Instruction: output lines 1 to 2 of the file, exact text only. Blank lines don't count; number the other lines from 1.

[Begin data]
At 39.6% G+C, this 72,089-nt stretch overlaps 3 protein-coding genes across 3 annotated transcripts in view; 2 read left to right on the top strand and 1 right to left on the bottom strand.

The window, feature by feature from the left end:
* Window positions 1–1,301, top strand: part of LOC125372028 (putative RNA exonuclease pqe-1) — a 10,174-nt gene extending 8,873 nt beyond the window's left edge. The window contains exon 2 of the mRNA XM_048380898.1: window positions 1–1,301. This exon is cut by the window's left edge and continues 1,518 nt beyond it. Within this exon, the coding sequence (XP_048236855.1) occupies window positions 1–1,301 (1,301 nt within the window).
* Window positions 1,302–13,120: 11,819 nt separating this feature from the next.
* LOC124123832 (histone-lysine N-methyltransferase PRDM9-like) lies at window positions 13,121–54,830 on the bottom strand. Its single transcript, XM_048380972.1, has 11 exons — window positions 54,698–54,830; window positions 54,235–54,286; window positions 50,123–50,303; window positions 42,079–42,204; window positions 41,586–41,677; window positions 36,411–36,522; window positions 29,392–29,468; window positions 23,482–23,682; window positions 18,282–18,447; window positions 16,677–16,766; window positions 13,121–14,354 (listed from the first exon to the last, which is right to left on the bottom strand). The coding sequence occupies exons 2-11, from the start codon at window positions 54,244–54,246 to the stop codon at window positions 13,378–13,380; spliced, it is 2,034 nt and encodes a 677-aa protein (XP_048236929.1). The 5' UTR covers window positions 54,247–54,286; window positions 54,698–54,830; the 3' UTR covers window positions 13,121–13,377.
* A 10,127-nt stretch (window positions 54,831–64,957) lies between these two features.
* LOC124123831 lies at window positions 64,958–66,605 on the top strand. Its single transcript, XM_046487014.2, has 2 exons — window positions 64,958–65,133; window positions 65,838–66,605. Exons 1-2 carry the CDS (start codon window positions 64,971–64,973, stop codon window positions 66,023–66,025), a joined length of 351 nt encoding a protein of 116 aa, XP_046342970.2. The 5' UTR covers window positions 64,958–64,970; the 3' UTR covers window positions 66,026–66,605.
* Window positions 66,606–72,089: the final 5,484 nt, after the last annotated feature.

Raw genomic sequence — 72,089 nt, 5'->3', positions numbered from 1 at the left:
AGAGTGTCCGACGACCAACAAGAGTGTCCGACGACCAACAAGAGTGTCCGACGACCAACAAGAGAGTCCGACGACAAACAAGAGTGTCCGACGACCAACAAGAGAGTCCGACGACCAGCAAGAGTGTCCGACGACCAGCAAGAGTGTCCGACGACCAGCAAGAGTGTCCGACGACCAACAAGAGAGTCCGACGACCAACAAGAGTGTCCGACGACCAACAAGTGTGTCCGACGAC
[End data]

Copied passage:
At 39.6% G+C, this 72,089-nt stretch overlaps 3 protein-coding genes across 3 annotated transcripts in view; 2 read left to right on the top strand and 1 right to left on the bottom strand.

The window, feature by feature from the left end: